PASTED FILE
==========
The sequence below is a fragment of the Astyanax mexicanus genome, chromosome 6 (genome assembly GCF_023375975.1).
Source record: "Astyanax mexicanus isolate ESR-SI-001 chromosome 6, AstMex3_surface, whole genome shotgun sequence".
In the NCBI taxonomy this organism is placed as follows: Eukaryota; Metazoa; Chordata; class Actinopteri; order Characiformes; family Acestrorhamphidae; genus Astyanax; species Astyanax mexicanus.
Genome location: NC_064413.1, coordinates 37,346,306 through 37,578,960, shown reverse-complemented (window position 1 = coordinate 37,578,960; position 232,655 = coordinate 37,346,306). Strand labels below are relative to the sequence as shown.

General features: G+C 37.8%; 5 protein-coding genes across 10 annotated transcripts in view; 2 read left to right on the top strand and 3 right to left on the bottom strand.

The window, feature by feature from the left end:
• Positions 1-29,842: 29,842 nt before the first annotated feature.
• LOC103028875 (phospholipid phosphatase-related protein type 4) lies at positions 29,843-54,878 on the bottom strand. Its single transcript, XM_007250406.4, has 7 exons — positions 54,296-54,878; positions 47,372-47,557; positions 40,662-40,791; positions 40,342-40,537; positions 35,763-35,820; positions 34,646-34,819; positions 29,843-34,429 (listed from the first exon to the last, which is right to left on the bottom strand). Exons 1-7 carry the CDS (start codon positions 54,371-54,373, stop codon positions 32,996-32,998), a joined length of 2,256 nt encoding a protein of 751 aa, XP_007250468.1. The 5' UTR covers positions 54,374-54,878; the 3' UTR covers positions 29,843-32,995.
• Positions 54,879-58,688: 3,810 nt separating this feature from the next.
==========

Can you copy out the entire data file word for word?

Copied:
The sequence below is a fragment of the Astyanax mexicanus genome, chromosome 6 (genome assembly GCF_023375975.1).
Source record: "Astyanax mexicanus isolate ESR-SI-001 chromosome 6, AstMex3_surface, whole genome shotgun sequence".
In the NCBI taxonomy this organism is placed as follows: Eukaryota; Metazoa; Chordata; class Actinopteri; order Characiformes; family Acestrorhamphidae; genus Astyanax; species Astyanax mexicanus.
Genome location: NC_064413.1, coordinates 37,346,306 through 37,578,960, shown reverse-complemented (window position 1 = coordinate 37,578,960; position 232,655 = coordinate 37,346,306). Strand labels below are relative to the sequence as shown.

General features: G+C 37.8%; 5 protein-coding genes across 10 annotated transcripts in view; 2 read left to right on the top strand and 3 right to left on the bottom strand.

The window, feature by feature from the left end:
• Positions 1-29,842: 29,842 nt before the first annotated feature.
• LOC103028875 (phospholipid phosphatase-related protein type 4) lies at positions 29,843-54,878 on the bottom strand. Its single transcript, XM_007250406.4, has 7 exons — positions 54,296-54,878; positions 47,372-47,557; positions 40,662-40,791; positions 40,342-40,537; positions 35,763-35,820; positions 34,646-34,819; positions 29,843-34,429 (listed from the first exon to the last, which is right to left on the bottom strand). Exons 1-7 carry the CDS (start codon positions 54,371-54,373, stop codon positions 32,996-32,998), a joined length of 2,256 nt encoding a protein of 751 aa, XP_007250468.1. The 5' UTR covers positions 54,374-54,878; the 3' UTR covers positions 29,843-32,995.
• Positions 54,879-58,688: 3,810 nt separating this feature from the next.